JR-B: Yeah, since we were five!

That’s pretty amazing to have a friendship for that long.

JR-B: It’s wild! We live together as well. It helps us make music, we understand what each other wants.

Can you tell us a little bit about the recording of Show Me?

JR-B: We recorded most of it live except the vocals and a few overdubs. We did that in a day down in Geelong, in Billy [Gardner]’s warehouse. Billy from Anti Fade has this little rehearsal studio down in these old army barracks in Geelong. We drove down to Geelong for the day.

What made you want to do it live?

JR-B: We just heard his Civic recordings and we thought that sounded amazing! I’m pretty sure they did most of it live as well, so we were really happy for him to do it. There wasn’t too much thought actually, we were like, let’s just do this! We weren’t even sure about it all to be honest until we heard it.

We would have officially formed the band in 2018, Rory and I had songs we were doing but we hadn’t officially got anyone together. We were probably just jamming for about a year because we didn’t even know what we were going to sound like and it took a while. We started playing a few shows, mainly house parties. Not long after that Rory bumped into Billy at a party and Billy said “I’d like to record you guys”. We were lucky. When Billy was mixing it, he got an idea of it and just asked if he could put it out. He seemed to really like it. Things just really worked out.

I love that there’s so much melody on the album.

JR-B: There’s a lot of that. We’re all about jamming in as many riffs and melody as possible.

What was the thought behind the album art?

JR-B: The idea was Rory’s but it was a group effort. We went through a lot of ideas of me trying to draw up stuff and it was getting close to the release date and Rory was like “What about kids playing Four Square?” I found a cool image of it and the album is called Show Me and the vibe is the idea of having a young view of the world, not knowing what to do. I did the little squiggly bits then our bassist James Kane came in – he does a lot of posters and stuff so he’s really good on the design perspective – we put it together. I did the drawings and James put it together on Photoshop and did the font.

It sounds like everything just happens really organically for you guys?

JR-B: Yeah, I think it’s because we’re all really old friends. Jessie [Fernandez] and the two James’ we’ve all known each other for ten years. It was all very low-key, let’s just get these dudes because we like them. Jessie saw our first show and told us she’d been playing keys and asked if she could play keys for us, and after six months we said, let’s do it! She’s not on the album because we recorded it before she joined. Hopefully keys are going to be really prominent on the next recording.

What kind of direction are you headed in now sound-wise?

JR-B: With the songs we’ve done we’ve set it up so there’s kind of different genres in each song – some songs are more punky, others are more poppy, some are even folky – I think we’re going to still run with that for a bit. We’ll keep doing this until it sounds shit and then we’ll probably try something else.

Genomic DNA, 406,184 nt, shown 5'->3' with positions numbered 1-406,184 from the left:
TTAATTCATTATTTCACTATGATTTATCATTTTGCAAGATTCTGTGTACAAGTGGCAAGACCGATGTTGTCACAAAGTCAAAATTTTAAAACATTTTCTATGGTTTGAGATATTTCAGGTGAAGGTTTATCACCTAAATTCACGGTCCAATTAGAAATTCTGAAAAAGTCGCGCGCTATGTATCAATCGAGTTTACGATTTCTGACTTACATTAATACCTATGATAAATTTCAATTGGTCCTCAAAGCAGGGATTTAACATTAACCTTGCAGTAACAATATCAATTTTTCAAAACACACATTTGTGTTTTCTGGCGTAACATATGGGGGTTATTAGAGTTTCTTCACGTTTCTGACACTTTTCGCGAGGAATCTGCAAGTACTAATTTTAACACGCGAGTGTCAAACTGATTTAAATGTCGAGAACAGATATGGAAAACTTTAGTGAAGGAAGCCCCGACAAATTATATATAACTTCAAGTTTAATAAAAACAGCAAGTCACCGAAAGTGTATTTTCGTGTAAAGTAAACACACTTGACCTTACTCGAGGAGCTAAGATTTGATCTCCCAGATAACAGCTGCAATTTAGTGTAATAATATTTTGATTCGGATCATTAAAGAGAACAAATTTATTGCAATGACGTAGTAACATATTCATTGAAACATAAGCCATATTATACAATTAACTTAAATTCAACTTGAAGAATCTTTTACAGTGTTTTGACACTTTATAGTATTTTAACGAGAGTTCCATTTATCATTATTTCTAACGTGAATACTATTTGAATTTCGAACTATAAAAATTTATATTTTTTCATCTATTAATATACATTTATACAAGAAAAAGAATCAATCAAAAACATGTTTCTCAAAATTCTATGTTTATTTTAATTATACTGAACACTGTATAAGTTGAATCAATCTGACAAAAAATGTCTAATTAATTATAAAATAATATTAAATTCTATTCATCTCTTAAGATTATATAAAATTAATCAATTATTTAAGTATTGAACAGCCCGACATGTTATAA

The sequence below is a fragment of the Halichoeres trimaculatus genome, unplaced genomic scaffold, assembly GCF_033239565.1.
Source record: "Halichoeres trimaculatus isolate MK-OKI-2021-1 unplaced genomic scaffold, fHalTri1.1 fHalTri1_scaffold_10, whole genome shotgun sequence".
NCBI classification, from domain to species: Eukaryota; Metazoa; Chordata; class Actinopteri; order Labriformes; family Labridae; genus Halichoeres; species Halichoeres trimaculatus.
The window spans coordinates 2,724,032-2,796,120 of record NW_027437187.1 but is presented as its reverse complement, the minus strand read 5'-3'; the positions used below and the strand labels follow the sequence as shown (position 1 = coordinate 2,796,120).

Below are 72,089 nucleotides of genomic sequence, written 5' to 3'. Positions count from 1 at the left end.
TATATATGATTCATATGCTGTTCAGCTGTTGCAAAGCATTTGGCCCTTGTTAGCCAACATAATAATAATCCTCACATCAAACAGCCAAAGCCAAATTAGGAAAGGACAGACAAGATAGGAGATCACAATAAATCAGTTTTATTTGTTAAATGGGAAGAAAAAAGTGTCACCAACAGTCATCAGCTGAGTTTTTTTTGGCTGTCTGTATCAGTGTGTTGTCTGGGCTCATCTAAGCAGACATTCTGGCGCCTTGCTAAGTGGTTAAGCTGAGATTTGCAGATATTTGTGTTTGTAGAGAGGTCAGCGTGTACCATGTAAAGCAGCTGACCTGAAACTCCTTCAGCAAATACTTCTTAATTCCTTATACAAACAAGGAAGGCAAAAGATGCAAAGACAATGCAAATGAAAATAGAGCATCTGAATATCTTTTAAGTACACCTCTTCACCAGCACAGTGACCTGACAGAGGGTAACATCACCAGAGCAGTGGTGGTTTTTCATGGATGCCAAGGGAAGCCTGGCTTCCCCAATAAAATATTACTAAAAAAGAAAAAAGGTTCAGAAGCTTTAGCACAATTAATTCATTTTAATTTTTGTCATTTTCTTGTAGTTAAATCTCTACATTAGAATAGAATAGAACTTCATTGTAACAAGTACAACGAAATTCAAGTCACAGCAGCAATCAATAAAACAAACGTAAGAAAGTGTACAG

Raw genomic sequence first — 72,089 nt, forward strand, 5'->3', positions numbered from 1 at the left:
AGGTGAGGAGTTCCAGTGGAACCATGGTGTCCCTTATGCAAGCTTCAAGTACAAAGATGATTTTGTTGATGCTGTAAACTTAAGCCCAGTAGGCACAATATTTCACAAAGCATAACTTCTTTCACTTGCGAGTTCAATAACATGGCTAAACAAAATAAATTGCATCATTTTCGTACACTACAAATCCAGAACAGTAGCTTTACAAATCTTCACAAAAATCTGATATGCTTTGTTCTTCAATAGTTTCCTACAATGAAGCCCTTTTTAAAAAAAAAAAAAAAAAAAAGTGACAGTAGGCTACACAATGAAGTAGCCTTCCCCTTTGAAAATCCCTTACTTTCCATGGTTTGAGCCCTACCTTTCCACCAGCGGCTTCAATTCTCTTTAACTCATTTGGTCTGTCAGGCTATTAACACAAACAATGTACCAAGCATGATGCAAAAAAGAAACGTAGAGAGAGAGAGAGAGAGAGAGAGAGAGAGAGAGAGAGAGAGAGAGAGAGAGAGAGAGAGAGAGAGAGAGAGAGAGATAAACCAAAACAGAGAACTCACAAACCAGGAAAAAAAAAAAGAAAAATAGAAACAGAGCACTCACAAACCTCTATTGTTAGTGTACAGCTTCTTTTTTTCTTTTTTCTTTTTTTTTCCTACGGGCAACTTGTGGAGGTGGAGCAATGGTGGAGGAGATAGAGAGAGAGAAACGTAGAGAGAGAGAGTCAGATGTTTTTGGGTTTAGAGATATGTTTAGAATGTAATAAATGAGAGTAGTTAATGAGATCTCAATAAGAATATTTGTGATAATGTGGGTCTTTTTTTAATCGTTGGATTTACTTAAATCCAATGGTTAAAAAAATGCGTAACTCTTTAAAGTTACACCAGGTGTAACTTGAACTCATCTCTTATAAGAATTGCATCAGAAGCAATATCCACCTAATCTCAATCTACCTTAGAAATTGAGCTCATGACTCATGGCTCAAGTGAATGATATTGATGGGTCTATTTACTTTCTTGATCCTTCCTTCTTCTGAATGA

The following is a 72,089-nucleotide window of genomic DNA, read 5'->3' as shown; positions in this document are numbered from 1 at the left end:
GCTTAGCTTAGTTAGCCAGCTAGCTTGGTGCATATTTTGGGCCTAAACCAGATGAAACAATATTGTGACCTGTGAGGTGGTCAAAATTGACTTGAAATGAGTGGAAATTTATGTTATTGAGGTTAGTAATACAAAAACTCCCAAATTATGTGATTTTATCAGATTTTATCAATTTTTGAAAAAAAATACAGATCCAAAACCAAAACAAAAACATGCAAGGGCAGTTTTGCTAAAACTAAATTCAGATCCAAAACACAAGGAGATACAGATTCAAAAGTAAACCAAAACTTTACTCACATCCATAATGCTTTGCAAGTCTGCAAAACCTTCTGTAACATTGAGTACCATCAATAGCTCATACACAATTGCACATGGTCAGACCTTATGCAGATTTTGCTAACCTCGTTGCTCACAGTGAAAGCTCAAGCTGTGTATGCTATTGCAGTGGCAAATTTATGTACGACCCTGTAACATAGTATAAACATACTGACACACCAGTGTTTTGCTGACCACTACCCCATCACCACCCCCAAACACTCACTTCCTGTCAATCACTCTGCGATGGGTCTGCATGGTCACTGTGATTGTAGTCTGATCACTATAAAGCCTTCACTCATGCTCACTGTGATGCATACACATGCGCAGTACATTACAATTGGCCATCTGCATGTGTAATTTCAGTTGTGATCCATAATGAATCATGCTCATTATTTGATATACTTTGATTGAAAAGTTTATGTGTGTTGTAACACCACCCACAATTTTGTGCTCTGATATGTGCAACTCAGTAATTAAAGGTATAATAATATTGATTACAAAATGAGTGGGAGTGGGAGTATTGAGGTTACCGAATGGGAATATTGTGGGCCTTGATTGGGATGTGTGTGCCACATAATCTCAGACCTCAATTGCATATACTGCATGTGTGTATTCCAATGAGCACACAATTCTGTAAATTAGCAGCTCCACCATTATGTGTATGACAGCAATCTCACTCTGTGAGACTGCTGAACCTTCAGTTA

What’s the part of songwriting you find challenging?

JR-B: I find the details challenging [laughs]. I’m better at coming up with chords and a vocal melody. Rory is a much better musician than I am, he’s really good at all the technical stuff and riffs.

My lyrics are very direct and personal. I don’t like them to be too overthought. I like them being accessible and easy to hear but upon more analysis they mean more. I try to do that, I don’t know if that actually happens though [laughs].

I really like the track ‘Memory’ on the record I think it’s a good blend of Rory and I as writers. There’s not much effort put into it but I really like the result, it sees effortless.

Do you edit yourself much?

JR-B: Definitely. Usually I’ll write on my phone and then go over it and fine tune it over a period of months. It never ends up being anywhere near what I initially write. I always reduce it to all that’s needed. We definitely spend a lot of time on the tracks.

Who are the songwriters you admire?

JR-B: My gods are David Bowie and Neil Young. I like how epic Bowie is and how heartfelt Young is. There’s a lot I like though. Maybe Ray Davies as well, I like his tongue-in-cheek and catchiness.

What’s been influencing the songs you’ve been writing lately?

JR-B: The same everyday stuff and personal things.

What do you do outside of music?

JR-B: I work full-time as an Operating Theatre Technician. I set up for surgery. Most of my music just takes up everything around that.

What an interesting job.

JR-B: It is at the start. I work in a smallish hospital with the same surgeons, so you get to know each surgeon and what they’re like then it becomes pretty repetitive and dull. But in some ways it’s good because I’ll be sitting there and in my head can be coming up with lyrics. Rory does the same thing, we both work in the same place.

Wow! You guys are so linked.

JR-B: Yep, that’s it!

It’s pretty special to share so many things in life with someone.

JR-B: Yeah, I’m pretty grateful. It’s pretty amazing!

Anything else you want to tell me?

JR-B: I think at the end of all this isolation period there’s going to be so many people coming out with stuff. Rory and I are working on demos. We’re just trying to make good songs, nice songs. We’re on to the next one and excited about that!

Please check out: PROGRAM. Show Me out on Anti Fade Records. Program on Facebook. Program on Instagram.